In this book Grado Giovanni Merlo faces an aspect complementary to his well known studies on heresy: the Roman Churchs fight against the heretics. In the authors view this anti-heretical struggle has its decisive climax in the 50 years spanning from the Lateran Council in 1179 up to the 1230s. During this period the theory and practice of the heretical crusade was defined, boundaries between orthodoxy and heresy were distinguished, religious dissent became a political crime and intellectual and political weapons were sharpened, weapons that were to bring about the historic defeat of the heretics even before the Inquisition began. The authors analysis spreads through several layers, from the construction of the ideology to its organisation. The war against the heretics initiated and directed by the Papacy relied on the creation of an image of the anti-heretical fight as an internal crusade, to be combated not only with arms but also with persuasion (through the evangelising work of preaching monks) and was dependent upon a demonisation of the heretics who became the absolute evil, criminals that justified the most violent repression. The Church succeeded in isolating the heretics by robbing them of any place in society, bringing to a close a powerful normalisation action.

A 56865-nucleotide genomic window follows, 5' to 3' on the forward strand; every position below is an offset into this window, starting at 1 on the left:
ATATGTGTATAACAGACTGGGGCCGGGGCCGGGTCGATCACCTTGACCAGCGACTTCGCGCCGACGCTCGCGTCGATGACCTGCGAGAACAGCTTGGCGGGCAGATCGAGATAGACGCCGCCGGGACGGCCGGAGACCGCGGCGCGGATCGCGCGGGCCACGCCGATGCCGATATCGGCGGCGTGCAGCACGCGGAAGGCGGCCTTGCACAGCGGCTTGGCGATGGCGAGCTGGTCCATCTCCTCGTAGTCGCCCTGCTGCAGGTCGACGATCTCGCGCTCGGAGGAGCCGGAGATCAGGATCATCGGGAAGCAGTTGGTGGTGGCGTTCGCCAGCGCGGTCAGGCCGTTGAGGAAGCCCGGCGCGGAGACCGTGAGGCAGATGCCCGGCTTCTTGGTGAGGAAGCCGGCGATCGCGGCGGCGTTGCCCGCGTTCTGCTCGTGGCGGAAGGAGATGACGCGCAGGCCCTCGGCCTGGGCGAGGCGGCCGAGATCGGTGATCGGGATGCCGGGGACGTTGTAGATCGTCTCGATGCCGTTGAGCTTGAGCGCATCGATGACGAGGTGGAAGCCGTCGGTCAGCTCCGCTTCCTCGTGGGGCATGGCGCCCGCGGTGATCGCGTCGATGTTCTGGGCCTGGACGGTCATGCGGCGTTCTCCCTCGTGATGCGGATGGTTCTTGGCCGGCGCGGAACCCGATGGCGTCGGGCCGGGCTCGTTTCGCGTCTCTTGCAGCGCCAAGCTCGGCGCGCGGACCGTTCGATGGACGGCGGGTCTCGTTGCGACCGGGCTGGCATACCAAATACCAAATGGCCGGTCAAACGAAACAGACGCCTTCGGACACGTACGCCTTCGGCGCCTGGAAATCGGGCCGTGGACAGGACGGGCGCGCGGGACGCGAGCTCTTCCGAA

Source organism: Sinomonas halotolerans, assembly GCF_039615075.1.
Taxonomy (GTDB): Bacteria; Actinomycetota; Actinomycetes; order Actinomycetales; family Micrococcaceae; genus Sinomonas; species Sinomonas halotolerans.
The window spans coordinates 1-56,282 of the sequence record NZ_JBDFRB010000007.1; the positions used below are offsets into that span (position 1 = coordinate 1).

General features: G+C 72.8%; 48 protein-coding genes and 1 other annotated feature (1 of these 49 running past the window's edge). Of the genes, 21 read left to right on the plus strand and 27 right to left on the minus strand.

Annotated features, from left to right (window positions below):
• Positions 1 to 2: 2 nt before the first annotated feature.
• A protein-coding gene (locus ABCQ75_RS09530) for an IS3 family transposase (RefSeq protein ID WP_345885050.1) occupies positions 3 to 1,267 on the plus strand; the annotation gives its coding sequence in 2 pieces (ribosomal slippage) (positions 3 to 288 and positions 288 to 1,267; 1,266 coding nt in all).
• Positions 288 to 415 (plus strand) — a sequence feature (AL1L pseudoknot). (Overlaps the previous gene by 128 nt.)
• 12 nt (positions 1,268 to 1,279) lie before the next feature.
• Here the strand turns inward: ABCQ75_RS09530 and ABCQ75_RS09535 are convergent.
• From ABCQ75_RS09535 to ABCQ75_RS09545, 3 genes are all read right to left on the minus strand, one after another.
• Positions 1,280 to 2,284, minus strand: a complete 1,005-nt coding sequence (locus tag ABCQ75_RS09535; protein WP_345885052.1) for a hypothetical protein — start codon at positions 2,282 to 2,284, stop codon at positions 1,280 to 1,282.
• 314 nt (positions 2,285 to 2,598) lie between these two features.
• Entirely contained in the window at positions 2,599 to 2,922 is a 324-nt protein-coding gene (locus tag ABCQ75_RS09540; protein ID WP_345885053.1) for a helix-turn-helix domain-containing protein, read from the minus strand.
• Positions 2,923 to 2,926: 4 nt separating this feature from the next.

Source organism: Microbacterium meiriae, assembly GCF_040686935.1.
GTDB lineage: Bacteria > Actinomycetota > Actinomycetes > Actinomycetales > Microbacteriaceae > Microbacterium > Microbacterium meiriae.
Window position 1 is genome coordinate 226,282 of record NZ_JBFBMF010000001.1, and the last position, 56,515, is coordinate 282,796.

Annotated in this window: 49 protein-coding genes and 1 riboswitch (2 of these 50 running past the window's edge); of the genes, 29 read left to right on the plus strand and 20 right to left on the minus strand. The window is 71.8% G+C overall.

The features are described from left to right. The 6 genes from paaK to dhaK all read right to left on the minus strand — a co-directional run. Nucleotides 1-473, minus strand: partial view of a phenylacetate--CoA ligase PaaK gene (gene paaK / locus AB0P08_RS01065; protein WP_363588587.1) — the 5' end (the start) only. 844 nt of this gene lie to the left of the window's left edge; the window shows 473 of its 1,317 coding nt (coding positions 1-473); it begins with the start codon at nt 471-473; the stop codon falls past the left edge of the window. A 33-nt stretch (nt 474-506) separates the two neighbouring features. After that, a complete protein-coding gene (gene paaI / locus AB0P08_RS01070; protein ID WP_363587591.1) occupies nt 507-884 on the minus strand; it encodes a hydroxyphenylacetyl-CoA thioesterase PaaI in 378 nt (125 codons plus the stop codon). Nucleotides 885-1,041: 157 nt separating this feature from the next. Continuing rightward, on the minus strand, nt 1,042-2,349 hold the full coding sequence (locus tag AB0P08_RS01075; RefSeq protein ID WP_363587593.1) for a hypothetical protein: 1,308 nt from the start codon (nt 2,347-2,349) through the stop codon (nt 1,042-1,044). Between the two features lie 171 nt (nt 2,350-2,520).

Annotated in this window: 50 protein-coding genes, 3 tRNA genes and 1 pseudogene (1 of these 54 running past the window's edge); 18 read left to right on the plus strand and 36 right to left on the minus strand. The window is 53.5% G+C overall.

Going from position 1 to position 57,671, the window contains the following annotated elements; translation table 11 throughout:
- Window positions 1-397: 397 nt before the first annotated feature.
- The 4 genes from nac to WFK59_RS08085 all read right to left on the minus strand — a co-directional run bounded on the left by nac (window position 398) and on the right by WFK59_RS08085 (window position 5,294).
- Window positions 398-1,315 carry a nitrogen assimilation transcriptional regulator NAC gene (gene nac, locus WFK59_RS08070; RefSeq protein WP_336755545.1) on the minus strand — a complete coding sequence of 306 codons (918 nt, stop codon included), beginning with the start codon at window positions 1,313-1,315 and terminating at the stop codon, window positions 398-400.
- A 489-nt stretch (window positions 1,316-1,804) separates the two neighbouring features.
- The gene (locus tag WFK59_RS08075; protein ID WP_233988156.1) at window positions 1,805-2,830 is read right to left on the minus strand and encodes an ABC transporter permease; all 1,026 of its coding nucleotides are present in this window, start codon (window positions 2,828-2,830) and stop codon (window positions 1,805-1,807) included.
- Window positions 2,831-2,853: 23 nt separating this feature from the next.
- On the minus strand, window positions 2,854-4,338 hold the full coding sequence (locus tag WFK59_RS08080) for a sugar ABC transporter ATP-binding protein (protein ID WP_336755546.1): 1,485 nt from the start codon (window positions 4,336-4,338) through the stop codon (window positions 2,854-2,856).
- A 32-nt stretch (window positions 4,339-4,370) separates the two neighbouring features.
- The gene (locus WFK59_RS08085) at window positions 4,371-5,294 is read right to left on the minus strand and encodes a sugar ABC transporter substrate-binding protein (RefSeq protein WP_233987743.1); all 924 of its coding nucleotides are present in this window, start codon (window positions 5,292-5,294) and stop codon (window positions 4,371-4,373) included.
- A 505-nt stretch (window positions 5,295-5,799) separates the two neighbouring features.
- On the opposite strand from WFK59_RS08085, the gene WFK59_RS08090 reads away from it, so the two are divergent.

Grado Giovanni Merlo teaches History of the Medieval Church and of Heretical Movements at Milan State University.